Generally speaking, though, the tax burden on owners, partners and shareholders of S-corporations, LLCs and partnerships -- who pay their share of the business' taxes through their individual tax returns -- will be lowered thanks to a 20% deduction.

The 20% deduction will not be available to anyone in a service business -- unless their taxable income is less than $315,000 if married (or $157,500 if single).

Is a copy of the tax bill made open to the public?

Yes! You can read it here. If you have more questions, let us know.

Oregon Coronavirus Cases

Data is updated nightly.

Cases: 173626

Reported Deaths: 2457
CountyCasesDeaths
Multnomah34641566
Washington23309229
Marion20037299
Clackamas15216204
Lane11478144
Jackson9846127
Umatilla795383
Deschutes698772
Linn410763
Yamhill407074
Malheur342558
Polk341752
Klamath340859
Josephine304262
Douglas302765
Benton272518
Jefferson205932
Coos196631
Columbia153326
Union141124
Lincoln129720
Wasco128628
Hood River112429
Morrow107815
Clatsop8838
Crook86819
Baker85114
Curry5919
Tillamook5763
Lake4137
Grant4044
Harney3046
Wallowa1575
Sherman570
Gilliam551
Wheeler251
Unassigned00

California Coronavirus Cases

Data is updated nightly.

Cases: 3714587

Reported Deaths: 60922
CountyCasesDeaths
Los Angeles122811823601
Riverside2972154525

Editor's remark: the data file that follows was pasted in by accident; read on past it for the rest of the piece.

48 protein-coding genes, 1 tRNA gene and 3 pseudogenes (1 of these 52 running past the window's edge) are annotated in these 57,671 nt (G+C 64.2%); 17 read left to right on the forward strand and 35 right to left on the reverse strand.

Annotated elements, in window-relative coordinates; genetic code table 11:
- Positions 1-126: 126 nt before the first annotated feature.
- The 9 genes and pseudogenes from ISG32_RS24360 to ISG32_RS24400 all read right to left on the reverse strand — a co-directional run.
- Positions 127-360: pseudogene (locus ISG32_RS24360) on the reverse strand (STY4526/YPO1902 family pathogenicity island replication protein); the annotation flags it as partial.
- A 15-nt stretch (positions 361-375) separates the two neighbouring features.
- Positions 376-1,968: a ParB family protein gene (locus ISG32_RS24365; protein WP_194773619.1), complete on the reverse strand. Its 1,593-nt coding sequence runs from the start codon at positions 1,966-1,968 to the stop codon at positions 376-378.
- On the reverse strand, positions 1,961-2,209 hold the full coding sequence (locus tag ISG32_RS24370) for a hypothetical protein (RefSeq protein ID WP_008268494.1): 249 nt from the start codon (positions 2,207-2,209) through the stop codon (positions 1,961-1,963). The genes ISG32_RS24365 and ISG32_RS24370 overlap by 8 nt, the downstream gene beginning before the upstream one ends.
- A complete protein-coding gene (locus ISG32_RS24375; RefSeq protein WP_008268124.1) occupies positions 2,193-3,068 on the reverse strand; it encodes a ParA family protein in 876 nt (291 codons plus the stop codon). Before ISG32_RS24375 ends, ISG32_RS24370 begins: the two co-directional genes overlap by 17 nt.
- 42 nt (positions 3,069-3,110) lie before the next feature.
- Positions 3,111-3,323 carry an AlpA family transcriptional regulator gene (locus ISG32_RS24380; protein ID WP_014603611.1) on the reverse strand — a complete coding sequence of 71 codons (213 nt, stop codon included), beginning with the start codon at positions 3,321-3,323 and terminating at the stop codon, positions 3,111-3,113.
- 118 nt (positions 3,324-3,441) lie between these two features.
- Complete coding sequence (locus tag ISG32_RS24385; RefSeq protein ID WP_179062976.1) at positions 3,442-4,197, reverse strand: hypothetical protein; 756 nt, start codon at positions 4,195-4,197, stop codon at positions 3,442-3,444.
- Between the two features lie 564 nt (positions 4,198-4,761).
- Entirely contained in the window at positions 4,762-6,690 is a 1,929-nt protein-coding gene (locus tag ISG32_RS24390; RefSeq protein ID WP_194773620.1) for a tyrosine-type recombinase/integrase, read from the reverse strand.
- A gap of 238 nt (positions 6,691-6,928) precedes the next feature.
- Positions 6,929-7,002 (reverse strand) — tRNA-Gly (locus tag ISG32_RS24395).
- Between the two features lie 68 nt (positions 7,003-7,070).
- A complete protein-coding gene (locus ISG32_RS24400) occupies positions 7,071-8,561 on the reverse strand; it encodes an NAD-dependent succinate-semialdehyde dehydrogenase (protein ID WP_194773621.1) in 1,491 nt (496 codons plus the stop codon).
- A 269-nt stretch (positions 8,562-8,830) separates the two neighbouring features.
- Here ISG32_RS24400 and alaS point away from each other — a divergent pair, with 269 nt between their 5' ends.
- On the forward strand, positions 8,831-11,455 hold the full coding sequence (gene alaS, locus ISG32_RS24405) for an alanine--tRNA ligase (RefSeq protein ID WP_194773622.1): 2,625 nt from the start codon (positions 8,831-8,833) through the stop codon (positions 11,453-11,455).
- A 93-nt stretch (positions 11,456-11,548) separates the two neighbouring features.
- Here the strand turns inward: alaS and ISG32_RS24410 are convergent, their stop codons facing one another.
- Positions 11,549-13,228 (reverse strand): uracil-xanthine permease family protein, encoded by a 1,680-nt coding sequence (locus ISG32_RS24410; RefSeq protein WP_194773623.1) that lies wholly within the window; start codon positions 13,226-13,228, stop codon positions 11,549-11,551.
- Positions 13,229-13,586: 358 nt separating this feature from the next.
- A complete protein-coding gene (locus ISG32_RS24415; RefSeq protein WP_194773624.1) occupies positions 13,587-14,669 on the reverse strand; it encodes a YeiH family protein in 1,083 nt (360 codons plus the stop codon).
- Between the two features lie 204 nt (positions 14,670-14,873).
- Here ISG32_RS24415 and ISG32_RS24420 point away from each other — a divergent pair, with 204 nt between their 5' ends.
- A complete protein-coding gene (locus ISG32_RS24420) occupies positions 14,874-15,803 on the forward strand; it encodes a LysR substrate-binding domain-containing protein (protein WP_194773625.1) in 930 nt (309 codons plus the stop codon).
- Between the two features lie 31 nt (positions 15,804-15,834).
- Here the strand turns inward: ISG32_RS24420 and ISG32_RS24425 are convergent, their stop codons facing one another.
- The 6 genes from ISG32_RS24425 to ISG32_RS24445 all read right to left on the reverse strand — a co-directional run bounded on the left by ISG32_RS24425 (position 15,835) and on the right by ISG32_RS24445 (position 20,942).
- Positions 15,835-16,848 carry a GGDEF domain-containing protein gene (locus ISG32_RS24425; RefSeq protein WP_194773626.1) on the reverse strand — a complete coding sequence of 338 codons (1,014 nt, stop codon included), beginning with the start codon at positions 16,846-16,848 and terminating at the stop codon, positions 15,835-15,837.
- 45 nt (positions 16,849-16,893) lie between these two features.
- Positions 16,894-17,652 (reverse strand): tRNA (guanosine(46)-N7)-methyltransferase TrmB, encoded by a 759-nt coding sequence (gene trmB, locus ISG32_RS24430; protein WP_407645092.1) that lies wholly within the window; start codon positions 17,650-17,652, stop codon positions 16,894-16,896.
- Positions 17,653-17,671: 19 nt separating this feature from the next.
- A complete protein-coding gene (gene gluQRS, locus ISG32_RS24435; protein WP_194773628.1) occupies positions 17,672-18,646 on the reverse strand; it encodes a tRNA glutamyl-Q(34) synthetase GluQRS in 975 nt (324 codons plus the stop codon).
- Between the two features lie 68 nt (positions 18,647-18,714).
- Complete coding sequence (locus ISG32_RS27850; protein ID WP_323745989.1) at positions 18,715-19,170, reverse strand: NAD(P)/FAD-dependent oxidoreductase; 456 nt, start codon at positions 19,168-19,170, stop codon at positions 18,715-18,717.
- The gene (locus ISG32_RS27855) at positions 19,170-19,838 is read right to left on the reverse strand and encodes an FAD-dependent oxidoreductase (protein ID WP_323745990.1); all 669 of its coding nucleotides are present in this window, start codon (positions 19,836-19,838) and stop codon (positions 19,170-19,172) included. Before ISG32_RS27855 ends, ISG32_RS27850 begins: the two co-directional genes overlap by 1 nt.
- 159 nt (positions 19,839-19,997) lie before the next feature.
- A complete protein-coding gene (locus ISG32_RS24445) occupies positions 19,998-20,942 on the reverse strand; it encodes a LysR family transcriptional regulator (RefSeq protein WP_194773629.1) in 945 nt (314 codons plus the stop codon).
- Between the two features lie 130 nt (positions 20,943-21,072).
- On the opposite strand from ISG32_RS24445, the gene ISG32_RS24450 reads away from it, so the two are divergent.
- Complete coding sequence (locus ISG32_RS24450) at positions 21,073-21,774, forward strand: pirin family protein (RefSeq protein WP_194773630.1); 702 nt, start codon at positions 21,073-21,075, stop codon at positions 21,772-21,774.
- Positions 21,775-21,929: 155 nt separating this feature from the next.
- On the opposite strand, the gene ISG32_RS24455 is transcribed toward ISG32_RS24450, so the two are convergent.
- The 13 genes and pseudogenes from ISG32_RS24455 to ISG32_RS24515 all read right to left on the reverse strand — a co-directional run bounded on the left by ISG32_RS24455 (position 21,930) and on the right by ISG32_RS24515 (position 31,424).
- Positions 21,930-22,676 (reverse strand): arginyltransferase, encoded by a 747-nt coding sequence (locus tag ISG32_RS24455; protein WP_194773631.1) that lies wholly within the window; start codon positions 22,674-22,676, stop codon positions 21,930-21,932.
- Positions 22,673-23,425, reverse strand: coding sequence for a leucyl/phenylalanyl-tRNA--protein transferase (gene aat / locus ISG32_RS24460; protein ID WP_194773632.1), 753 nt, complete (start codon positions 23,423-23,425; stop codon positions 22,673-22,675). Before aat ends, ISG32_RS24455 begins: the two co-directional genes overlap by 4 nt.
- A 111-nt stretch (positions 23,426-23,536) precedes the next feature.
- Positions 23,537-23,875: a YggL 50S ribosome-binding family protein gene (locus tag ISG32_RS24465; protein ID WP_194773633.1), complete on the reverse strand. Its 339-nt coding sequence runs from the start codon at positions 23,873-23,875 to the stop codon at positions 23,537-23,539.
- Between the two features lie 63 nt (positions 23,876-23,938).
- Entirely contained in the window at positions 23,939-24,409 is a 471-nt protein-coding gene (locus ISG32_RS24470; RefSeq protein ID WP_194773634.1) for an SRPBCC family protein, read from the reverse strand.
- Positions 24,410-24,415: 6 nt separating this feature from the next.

San Bernardino2944644544
San Diego2745663662
Orange2687624886
Santa Clara1167722013
Kern1077641317
Sacramento1010581646
Fresno1004311642
Alameda850891475
Ventura802301000
San Joaquin714311334
Contra Costa66839781
Stanislaus603061028
Tulare49383829
Monterey43260352
San Mateo41050560
San Francisco35947517
Santa Barbara33830446
Solano31875239
Merced31196452
Sonoma29632311
Imperial27920718
Kings22755245
Placer21751283
San Luis Obispo20917256
Madera16234239
Santa Cruz15554203
Marin13851226
Yolo13547199
Shasta11677217
Butte11529196
El Dorado9688109
Napa965479
Sutter9268109
Yuba609844
San Benito596963
Lassen566624
Tehama543056
Nevada444775
Tuolumne406664
Mendocino398747
Amador361646
Humboldt358737
Lake339943
Glenn235425
Colusa219216
Calaveras205551
Siskiyou194021
Inyo141738
Del Norte12747
Mono12734
Plumas6906
Modoc4884
Mariposa4197
Trinity3985
Sierra1100
Alpine880
Unassigned610
Medford
Clear
80° wxIcon
Hi: 78° Lo: 39°
Feels Like: 78°
Brookings
Partly Cloudy
50° wxIcon
Hi: 73° Lo: 45°
Feels Like: 50°
Medford
Clear
80° wxIcon
Hi: 55° Lo: 27°
Feels Like: 78°
Medford
Partly Cloudy
80° wxIcon
Hi: 82° Lo: 38°
Feels Like: 78°
Klamath Falls
Clear
67° wxIcon
Hi: 65° Lo: 33°
Feels Like: 67°
Very warm Sunday
KDRV Radar
KDRV Fire Danger
KDRV Weather Cam

Community Events